PR: What Not to Do: Undercutting Your Retail Partners

What exactly defines a release date? If a publisher says that they’re the only ones who can sell their product starting today, but any other retailer won’t have any stock until November, then is the release date today, or are they just making pre-sales (as comic publishers sometimes do at conventions) against a release date in November? I’m asking this question because I got this rather odd press release for the Grant Morrison: Talking With Gods DVD. Its message seems […]

Read more

PR: What Not to Do: Badger Reviewers Into Ignoring You

I was really really tempted to bring the old “Stupid Publisher Tricks” label out of storage for this one, because boy, do they deserve it. I’ve talked before about how dumb it is to require reviewers to jump through hoops before you let them see your comic. I understand that some small companies may be paranoid about copies of their work getting put online for free, so they want to use DRM copies and individual secret passwords and other worthless […]

Read more

PR: What Not to Do: Having a Useless Website

Brigid Alverson has written a wonderful rant about what journalists want from publisher websites, and how many fail at the basics. Here’s what any publisher site should have, inspired by her list: A page on each of your publications that contains the credits, a cover image (in a reusable form), the price, and the solicitation information. (Ideally, updated when you make changes.) A working search engine and understandable navigation. Contact information and basic company information. I like to know what […]

Read more

PR: What Not to Do: Asking Reviewers to Jump Through Hoops

Got an email the other day looking for a review for a self-published graphic novel, which I won’t name because that isn’t the point, but it came from outside the traditional comic industry. The email didn’t bother to answer the questions I request from review submissions, instead sending me to their website. That’s ok, I don’t want to be dogmatic about following my guidelines, so I clicked over only to find all glossy taglines and video teaser, no actual information. […]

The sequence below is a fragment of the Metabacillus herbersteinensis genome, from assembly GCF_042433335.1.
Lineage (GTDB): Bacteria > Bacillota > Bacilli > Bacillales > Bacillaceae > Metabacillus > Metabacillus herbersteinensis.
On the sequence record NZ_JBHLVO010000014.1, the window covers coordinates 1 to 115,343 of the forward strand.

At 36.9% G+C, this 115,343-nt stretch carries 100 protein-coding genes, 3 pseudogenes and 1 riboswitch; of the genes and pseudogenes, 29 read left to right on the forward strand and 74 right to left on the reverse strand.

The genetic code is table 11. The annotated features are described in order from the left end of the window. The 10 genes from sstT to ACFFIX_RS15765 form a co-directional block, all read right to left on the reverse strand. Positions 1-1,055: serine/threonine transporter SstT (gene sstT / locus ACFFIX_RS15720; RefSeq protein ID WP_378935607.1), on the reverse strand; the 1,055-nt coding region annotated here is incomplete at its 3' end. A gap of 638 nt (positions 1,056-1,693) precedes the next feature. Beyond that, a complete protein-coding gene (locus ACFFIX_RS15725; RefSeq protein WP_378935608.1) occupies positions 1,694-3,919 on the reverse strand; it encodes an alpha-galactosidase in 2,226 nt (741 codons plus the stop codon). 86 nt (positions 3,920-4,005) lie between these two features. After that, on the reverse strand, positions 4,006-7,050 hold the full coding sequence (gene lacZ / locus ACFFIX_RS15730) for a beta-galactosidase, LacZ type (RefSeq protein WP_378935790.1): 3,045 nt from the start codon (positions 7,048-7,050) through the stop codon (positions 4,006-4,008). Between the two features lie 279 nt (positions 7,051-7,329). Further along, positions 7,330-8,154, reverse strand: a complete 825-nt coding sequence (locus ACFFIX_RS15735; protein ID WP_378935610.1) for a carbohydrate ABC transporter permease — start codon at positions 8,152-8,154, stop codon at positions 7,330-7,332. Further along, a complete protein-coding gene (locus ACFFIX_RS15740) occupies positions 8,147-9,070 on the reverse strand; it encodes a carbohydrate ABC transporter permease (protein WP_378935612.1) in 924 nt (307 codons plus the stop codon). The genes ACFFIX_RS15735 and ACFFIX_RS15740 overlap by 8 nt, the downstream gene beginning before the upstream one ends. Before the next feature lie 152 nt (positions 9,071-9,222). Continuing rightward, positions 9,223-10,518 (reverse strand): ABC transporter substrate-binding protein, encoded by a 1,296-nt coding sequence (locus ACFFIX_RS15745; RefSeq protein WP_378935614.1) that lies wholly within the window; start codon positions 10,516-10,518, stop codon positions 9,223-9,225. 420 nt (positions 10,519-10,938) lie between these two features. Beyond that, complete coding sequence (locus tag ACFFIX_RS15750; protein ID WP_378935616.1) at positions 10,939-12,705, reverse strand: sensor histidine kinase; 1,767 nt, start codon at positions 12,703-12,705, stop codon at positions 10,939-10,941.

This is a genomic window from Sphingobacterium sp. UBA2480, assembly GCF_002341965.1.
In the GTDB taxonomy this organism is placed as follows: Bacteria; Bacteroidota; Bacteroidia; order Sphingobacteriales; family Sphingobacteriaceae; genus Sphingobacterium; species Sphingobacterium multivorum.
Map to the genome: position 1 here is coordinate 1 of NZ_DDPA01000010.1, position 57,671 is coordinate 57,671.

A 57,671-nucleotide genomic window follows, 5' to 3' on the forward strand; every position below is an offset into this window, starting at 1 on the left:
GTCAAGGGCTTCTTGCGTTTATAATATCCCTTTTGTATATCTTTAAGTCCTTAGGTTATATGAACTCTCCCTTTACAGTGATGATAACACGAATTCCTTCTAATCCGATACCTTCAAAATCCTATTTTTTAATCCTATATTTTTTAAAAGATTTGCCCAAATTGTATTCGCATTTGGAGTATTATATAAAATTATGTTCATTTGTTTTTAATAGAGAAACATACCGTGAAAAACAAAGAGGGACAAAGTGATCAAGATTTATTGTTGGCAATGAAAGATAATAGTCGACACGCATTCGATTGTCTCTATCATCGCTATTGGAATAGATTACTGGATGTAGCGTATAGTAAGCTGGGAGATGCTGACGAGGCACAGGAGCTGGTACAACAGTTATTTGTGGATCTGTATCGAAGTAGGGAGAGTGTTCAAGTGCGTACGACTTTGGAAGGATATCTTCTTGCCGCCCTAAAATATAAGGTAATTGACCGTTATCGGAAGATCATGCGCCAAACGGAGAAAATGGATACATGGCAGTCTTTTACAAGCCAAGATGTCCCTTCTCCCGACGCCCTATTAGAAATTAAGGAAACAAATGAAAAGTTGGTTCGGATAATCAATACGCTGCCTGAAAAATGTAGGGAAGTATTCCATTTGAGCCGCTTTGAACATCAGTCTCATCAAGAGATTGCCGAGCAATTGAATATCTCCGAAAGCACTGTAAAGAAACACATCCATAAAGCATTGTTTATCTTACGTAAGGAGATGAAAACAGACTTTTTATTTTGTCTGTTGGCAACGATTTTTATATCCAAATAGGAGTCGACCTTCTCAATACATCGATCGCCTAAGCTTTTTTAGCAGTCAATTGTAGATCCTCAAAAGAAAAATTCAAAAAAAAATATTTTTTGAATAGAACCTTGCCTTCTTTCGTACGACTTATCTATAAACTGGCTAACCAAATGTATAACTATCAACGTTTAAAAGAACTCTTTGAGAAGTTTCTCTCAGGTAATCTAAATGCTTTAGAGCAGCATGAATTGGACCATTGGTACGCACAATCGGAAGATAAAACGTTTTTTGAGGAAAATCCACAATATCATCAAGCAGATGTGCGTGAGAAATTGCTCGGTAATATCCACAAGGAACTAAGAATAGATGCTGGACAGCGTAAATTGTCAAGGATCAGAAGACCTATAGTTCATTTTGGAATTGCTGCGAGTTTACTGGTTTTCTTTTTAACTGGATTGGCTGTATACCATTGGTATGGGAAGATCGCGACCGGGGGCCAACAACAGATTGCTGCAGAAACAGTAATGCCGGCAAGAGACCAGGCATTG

Read more

PR: What Not to Do: Pushing Balloon Babes on Me

Between conventions and email, lately I’ve been given the push sell by a couple of different guys. The one thing they had in common was that they were trying to get me to try comics that were being promoted primarily with images of balloon-busted, barely clothed “female” grotesqueries. (I’m talking here about Jim Balent-level caricature, not just the standard Witchblade-style exposure.) They have every right to plaster their covers and promotional material with these helium hussies, of course, and in […]

Read more

PR: What Not to Do: New Technology Is No Longer News

I don’t have a specific press release to show you for this topic, because I’ve gotten too many of them that say basically the same thing: “Hey, my comic/graphic novel that didn’t sell before/you’ve never heard of is going to be on the iPhone!” How nice for you. I don’t have an iPhone, so I don’t really care. I know lots of people do, though, and that’s why there are now something like 100,000 apps out there for that platform. […]

Read more

PR: What Not to Do: Reading Like a Time Capsule

I got an email about a new anthology of alternative comics from the UK. Reading through it, I started having flashbacks to last decade: Just a short email to let you know that Solipsistic Pop — an anthology that features the very best in alternative UK comics — has launched its website with a manifesto that states the intentions of a new wave of comic artists taking over the UK alternative scene. There was more about the anthology, due in […]

Read more

PR: What Not to Do: Insulting Those You Want to Help You

Note to aspiring web writers: if you want me to mention your website, especially with a link, then don’t be an ass. I got a press release from someone who will go unnamed who thought the following approaches were the right way to go: 1. Making outrageous claims. We’re “one of the only, if not the only, dedicated graphic novel review websites.” 2. Asking you to take too much on faith. The reviewer is anonymous, although claiming to be a […]

Read more
1 2 3 4